For patients who fail to respond to current first-line and second-line treatments for colorectal cancer liver metastases (also known as salvage patients), radioembolization with Y-90 microspheres could extend survival, according to new research. A systematic review showed that approximately 50% of salvage patients have an overall survival of more than 12 months after this nuclear medicine therapy.
Colorectal cancer is the third most commonly diagnosed type of cancer worldwide in men and the second in women, and it is also the third most common cause of death. In approximately 50% of patients, metastases to the liver are present at diagnosis or during follow-up, which account for a large portion of morbidity and mortality in patients.
A structured review was performed by researchers to gather all available evidence on radioembolization for the specific group of patients with colorectal cancer liver metastases. “Although quite some reviews are printed on the subject of radioembolization, we felt that a structured and comprehensive review on survival and response data for these patients was lacking,” said lead author Charlotte E.N.M. Rosenbaum, PhD, of University Medical Center Urecht in The Netherlands. The study was published in the November issue of The Journal of Nuclear Medicine (2013; doi:10.2967/jnumed.113.119545).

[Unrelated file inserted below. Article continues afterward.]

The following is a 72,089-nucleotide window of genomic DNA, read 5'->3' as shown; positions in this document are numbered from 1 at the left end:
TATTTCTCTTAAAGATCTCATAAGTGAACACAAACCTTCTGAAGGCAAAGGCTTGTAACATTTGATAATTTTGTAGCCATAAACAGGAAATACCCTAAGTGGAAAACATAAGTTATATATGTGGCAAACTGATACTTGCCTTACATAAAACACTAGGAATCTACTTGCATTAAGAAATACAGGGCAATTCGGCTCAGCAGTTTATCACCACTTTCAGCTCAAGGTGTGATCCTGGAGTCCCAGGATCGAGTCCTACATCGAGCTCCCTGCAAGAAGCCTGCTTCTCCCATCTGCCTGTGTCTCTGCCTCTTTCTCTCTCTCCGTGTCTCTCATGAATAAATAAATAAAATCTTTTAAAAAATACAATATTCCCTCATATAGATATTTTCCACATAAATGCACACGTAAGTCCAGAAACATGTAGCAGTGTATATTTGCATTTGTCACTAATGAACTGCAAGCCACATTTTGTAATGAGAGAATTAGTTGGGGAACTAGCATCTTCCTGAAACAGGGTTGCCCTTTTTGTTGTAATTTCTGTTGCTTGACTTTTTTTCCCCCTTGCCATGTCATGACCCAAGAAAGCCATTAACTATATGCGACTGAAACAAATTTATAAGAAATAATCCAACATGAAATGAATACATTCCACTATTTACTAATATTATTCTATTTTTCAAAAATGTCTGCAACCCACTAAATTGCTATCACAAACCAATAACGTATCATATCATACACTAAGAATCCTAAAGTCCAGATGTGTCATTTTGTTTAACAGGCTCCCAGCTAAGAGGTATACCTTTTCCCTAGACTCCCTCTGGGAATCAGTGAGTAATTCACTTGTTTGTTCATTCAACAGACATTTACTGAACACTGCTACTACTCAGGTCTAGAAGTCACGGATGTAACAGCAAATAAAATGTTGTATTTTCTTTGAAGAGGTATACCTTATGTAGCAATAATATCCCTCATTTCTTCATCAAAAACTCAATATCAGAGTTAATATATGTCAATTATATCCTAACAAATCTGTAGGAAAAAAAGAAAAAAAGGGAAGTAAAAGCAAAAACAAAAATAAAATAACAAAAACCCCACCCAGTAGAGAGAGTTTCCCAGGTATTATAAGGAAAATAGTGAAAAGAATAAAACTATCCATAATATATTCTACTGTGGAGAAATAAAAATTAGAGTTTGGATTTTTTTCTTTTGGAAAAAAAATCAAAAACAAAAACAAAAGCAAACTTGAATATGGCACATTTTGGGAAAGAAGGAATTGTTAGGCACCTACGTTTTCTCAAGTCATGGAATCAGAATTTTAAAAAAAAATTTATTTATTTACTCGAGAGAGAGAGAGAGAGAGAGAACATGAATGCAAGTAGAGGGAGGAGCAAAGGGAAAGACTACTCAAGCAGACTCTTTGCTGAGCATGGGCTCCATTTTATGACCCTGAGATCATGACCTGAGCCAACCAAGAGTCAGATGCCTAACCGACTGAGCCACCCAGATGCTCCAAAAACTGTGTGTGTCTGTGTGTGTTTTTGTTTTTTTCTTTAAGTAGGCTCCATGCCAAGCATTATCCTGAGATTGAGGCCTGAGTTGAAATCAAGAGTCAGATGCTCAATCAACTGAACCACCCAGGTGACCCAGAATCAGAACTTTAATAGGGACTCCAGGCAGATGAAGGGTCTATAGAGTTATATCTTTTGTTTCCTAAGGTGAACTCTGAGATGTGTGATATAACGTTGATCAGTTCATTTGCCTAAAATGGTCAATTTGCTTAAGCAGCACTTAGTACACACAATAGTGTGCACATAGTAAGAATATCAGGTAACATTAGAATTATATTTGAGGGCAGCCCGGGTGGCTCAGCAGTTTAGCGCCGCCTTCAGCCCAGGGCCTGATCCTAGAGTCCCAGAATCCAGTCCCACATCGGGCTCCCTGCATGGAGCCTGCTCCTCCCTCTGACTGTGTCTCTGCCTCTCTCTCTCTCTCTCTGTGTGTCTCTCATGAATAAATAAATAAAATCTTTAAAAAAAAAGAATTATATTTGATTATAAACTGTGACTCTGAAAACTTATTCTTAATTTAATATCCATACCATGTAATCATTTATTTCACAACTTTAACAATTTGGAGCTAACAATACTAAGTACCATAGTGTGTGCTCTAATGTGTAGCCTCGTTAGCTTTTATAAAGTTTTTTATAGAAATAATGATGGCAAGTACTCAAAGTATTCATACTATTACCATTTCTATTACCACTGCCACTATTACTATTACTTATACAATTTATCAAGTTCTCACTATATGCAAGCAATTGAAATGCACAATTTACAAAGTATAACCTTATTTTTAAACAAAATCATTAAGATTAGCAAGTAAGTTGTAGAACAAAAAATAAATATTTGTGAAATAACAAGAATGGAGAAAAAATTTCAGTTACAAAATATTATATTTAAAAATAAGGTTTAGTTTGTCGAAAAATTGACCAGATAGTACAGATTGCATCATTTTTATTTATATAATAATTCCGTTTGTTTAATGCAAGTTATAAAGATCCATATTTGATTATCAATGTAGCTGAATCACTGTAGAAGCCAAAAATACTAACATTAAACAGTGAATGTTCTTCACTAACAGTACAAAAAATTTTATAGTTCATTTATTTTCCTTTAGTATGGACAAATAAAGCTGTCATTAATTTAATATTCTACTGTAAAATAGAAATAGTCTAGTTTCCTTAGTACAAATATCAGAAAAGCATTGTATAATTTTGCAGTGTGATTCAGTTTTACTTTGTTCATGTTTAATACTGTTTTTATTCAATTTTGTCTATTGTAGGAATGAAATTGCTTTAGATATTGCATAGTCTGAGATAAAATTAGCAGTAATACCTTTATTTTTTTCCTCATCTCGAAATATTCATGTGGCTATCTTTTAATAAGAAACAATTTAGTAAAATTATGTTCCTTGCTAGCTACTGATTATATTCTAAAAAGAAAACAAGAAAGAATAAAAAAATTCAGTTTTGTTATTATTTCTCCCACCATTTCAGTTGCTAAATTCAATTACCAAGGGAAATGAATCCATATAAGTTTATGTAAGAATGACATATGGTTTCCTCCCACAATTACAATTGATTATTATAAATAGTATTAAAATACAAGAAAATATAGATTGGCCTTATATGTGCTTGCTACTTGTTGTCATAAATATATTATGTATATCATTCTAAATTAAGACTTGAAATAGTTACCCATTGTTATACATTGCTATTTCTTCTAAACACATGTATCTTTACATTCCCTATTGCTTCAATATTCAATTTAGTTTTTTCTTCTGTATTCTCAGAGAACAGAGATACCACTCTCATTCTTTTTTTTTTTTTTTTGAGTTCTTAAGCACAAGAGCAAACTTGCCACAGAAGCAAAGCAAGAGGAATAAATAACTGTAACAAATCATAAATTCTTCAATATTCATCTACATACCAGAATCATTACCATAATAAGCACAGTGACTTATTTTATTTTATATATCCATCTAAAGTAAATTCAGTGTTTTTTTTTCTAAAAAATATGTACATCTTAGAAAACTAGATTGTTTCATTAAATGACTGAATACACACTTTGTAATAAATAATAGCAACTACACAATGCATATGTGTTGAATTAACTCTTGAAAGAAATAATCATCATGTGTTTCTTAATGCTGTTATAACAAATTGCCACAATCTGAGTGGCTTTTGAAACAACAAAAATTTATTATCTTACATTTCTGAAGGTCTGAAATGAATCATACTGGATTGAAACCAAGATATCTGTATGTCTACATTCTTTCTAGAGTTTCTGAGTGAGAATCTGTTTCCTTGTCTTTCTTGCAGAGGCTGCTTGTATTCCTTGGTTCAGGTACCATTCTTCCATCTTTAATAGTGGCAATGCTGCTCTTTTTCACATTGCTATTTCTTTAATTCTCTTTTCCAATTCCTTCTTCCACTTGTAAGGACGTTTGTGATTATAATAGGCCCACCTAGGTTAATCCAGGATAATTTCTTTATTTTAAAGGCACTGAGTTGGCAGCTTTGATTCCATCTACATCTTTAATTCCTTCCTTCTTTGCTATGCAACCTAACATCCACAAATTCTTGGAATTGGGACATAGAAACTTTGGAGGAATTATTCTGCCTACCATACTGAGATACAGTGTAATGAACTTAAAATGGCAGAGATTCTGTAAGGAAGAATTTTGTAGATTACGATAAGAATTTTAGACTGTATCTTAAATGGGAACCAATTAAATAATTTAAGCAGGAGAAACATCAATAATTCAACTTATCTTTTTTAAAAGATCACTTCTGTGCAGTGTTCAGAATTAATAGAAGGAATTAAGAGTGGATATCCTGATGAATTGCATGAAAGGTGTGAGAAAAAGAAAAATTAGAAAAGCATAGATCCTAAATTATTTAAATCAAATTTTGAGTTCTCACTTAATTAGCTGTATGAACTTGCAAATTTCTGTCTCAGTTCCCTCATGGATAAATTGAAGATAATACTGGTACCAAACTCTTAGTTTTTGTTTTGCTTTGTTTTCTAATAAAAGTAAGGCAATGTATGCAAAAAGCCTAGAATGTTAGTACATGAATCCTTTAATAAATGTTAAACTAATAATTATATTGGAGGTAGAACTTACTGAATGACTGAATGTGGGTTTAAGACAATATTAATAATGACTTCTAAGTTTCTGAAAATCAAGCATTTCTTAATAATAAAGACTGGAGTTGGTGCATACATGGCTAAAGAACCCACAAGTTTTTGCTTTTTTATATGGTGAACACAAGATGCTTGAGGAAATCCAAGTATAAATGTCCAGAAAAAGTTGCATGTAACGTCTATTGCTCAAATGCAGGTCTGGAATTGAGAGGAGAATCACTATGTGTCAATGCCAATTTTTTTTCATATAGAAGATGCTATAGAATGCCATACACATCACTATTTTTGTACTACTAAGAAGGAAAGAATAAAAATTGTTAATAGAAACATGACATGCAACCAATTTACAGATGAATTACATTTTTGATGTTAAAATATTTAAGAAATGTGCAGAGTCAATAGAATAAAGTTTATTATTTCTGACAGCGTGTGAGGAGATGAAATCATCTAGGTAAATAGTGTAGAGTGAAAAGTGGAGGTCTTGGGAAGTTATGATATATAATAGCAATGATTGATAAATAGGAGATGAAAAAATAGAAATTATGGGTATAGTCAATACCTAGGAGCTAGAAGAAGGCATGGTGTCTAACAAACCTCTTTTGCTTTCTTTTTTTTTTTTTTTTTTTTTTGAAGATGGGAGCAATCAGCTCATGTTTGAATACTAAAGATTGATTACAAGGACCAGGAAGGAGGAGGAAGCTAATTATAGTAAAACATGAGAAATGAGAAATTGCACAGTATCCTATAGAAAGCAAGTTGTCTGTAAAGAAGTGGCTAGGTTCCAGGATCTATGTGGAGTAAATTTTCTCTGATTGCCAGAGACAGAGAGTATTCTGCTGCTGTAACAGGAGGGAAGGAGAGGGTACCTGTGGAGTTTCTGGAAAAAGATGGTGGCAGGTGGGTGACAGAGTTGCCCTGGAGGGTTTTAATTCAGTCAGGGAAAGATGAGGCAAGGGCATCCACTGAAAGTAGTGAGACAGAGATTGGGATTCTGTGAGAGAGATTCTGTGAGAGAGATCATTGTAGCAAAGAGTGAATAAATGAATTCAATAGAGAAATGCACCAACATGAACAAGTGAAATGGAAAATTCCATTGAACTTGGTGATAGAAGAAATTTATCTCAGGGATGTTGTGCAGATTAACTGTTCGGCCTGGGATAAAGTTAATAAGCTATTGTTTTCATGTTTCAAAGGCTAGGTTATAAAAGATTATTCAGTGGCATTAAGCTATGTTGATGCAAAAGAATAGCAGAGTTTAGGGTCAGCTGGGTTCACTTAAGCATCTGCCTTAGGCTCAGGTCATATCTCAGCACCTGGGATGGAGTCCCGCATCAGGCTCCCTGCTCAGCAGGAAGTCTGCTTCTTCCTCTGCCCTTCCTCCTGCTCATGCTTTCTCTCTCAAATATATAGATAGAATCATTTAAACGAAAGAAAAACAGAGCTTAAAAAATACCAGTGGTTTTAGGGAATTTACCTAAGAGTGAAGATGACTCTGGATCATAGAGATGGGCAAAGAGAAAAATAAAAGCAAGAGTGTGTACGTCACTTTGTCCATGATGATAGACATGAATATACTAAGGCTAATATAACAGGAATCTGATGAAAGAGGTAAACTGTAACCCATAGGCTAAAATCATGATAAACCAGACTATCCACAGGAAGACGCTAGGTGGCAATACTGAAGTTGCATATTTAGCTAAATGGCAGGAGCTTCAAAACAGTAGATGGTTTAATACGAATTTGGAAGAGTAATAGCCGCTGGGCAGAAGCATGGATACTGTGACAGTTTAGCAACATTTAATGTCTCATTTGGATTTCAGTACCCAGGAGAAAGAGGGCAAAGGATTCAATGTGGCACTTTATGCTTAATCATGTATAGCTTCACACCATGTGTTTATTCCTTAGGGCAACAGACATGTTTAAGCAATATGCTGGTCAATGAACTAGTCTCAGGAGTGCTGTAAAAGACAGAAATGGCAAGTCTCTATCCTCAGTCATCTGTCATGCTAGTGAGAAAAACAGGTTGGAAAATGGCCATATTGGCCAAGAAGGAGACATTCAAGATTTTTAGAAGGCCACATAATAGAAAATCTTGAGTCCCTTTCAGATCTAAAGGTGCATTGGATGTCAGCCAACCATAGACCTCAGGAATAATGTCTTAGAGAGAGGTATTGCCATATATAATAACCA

The research team reviewed a total of 13 articles on Y-90 radioembolization as a monotherapy and 13 articles on Y-90 radioembolization as a combined with chemotherapy. Among the studies, disease control rates (ie, complete response, partial response, and stable disease) ranged from 29% to 90% in the monotherapy studies, which involved 901 patients. In the studies in which Y-90 radioembolization was combined with chemotherapy, involving 472 patients, disease control rates ranged from 59% to 100%.
“From the studies included in this systematic review, survival proportions of approximately 50% were found. Therefore, in this group of salvage colorectal cancer liver metastases patients who otherwise have no regular treatment options and a life expectancy of less than 6 months, Y-90 radioembolization seems to be a hopeful treatment option,” noted Rosenbaum.
“Our paper shows all published data on this subject from the first randomized trial onwards. Furthermore, we have determined 12-month survival proportions for all included articles to provide a better overview and to better allow for comparisons. Finally, this overview of the literature shows which topics have not been the focus of much research and may thus be interesting for further work.”